What does all this mean for the film's Oscar chances? Despite the Hollywood Foreign Press Assn. ignoring the movie completely (Paramount submitted it as a comedy and the foreign journalists apparently didn't get the film's humor) most year-end lists have included the Jeff Bridges-and-Matt Damon film. And now with its box-office performance being one of the few bright spots in this dreary holiday moviegoing season, "True Grit" may just get a more serious look from academy voters, beyond the best picture nod it's destined to receive.

Bridges and newcomer Hailee Steinfeld have already been recognized by the Screen Actors Guild  for their performances. But perhaps more guild love beginning Tuesday with the writers guild and producers guild noms will tilt the scale in favor of the brothers' first foray into the western.

-- Nicole Sperling

Photo: Hailee Steinfeld and Jeff Bridges in "True Grit." Credit: Lorey Sebastian/Paramount Pictures

 


Matt Damon: I knew the HFPA 'didn't like' Golden Globe-snubbed 'True Grit'

Getprev When "True Grit" was shut out by the Hollywood Foreign Press Assn. on Tuesday, many in town were left scratching their heads. Even in advance of its Dec. 22 release, the Coen-brothers-directed western has been buzzed about by award pundits, with many predicting the film will earn Oscar nominations for best picture, best actor (Jeff Bridges) and best supporting actress (14-year-old Hailee Steinfeld).

But Matt Damon, who stars in the film as the hijinks-prone lawman La Boeuf, says he knew long before this week that "True Grit" wasn't going to get any love at the Golden Globes.

"I actually heard beforehand that [the HFPA] didn't like it. They'll tell you beforehand, like, 'I don't get it!'" Damon said, putting on a vaguely European accent to imitate a member of the HFPA, many of whose members hail from abroad.

As my colleague Steven Zeitchik noted earlier this week, the HFPA has never truly embraced westerns. They also just didn't find the film funny, according to one person who was in the room at a recent group screening.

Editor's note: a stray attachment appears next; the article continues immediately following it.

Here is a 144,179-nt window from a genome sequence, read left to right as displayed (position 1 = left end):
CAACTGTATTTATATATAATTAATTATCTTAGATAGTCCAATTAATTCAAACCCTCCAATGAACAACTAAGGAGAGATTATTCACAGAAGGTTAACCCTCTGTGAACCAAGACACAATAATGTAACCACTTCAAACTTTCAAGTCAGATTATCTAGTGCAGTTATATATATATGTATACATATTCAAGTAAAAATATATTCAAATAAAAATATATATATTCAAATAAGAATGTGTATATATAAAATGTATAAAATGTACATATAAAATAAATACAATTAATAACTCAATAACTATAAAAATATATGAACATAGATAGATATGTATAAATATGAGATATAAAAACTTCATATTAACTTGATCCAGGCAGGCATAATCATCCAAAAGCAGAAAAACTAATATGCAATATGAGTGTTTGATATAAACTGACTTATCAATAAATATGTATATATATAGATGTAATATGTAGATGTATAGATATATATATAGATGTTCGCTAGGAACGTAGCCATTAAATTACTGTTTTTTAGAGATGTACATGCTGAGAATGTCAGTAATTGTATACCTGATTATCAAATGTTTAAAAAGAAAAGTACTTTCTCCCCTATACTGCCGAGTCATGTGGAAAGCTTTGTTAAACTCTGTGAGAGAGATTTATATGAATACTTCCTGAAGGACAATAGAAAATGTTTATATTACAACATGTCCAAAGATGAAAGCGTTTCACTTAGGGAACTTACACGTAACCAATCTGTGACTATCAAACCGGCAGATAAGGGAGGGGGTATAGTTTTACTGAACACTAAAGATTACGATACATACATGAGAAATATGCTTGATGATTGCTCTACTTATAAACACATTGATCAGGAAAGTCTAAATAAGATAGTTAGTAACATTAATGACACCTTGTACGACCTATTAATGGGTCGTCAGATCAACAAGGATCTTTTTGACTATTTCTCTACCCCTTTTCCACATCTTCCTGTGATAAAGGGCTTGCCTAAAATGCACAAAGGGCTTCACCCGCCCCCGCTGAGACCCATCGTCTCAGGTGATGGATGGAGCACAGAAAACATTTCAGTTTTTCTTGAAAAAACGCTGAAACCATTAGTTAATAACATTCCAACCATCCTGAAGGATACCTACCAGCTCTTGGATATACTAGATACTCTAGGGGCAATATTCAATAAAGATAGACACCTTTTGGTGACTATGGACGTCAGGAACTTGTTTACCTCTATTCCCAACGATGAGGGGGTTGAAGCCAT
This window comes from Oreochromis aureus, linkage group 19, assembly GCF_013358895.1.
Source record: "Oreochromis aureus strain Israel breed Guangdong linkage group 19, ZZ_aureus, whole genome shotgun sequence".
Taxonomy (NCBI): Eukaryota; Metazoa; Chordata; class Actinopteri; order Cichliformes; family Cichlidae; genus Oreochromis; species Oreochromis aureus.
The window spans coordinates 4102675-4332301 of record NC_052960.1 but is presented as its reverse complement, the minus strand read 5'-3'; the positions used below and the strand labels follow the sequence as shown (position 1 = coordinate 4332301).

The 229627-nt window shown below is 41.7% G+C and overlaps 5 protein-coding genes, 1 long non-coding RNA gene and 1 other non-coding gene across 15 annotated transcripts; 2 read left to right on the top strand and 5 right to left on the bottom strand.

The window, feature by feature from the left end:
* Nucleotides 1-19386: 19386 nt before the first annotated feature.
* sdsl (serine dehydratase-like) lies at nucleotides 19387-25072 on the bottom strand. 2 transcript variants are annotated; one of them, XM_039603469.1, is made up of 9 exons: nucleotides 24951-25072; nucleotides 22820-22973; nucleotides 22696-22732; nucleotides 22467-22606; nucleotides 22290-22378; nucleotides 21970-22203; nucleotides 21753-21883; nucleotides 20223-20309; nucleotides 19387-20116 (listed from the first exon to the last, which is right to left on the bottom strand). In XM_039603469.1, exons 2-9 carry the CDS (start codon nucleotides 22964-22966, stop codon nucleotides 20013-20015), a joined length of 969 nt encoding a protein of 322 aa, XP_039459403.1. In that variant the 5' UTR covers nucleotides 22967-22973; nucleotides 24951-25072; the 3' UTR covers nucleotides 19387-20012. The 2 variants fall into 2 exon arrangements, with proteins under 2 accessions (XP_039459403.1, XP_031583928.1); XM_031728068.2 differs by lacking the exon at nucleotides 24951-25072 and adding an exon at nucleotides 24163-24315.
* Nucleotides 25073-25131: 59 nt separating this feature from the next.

But when asked what specific issues the HFPA had with "True Grit," Damon said he wasn't entirely sure.

"I actually didnít do the junket and the press conference with [the HFPA], because I was shooting, but even then, my publicist called and said, 'Yeah, the word from the junket was they didn't like it," he recalled. "And there's nothing you can really do in that situation."

Still, Damon is hopeful that Oscar voters will recognize "True Grit" when nominations are announced in January. He also has his own thoughts on how the awards process should be recalibrated.

"Those things really do matter for the bottom line of the movie," he said. "But the way I feel about awards is that the real barometer by which you measure a movie is that you should look at it 10 years later. That way, you could get the machinery out of the way, and all of the stuff bending the opinion based on the day. If a movie survives for 10 years, it all becomes a lot clearer."

-- Amy Kaufman

Twitter.com/AmyKinLA

Photo: Matt Damon in "True Grit." Credit: Wilson Webb / Paramount Pictures

RECENT AND RELATED:

Golden Globes snub 'True Grit,' 'Hereafter,' 'Black Swan's' Barbara Hershey, 'Get Low's' Robert Duvall

How 'The Tourist' got three Golden Globes nominations and 'True Grit' got nada


Does 'Hereafter' have a 'Ghost' of a chance at the Oscars?

'Hereafter' has a lot in common with "Ghost" (1990). Both are commercial flicks about the afterlife pooh-poohed by some major film critics. And both were dismissed by many Oscar-watchers.

Hereafter ghostIn fact, Premiere magazine said in the summer of 1990 that "Ghost" had as much hope of reaping Oscars as "Ducktales the Movie." The New Yorker hated it, growling, "There's not a trace of wit or irony to it." The Wall Street Journal said, "'Ghost' isn't awful enough to be a great trash movie, but it often comes close."

"Ghost" ended up nabbing a surprise nomination for best picture, plus four other bids: music score, editing, original screenplay and supporting actress (Whoopi Goldberg as the kooky psychic). It won the last two.

"Hereafter" hasn't had a very good reception from film critics, scoring only 56 at Metacritic and 50 at Rottentomatoes, but it was just received enthusiastically by the folks who matter most: members of the motion picture academy. According to Steve Pond (The Odds, The Wrap), its official screening last Saturday night was "very well-received by an AMPAS crowd that I'm told filled as much as 85 percent of the 1,000-seat Goldwyn.  One Academy member who was at the screening said the reaction to the film was 'terrific,' with sustained applause at the end of the film. Others concurred, but thought the attendance might have been a bit overstated."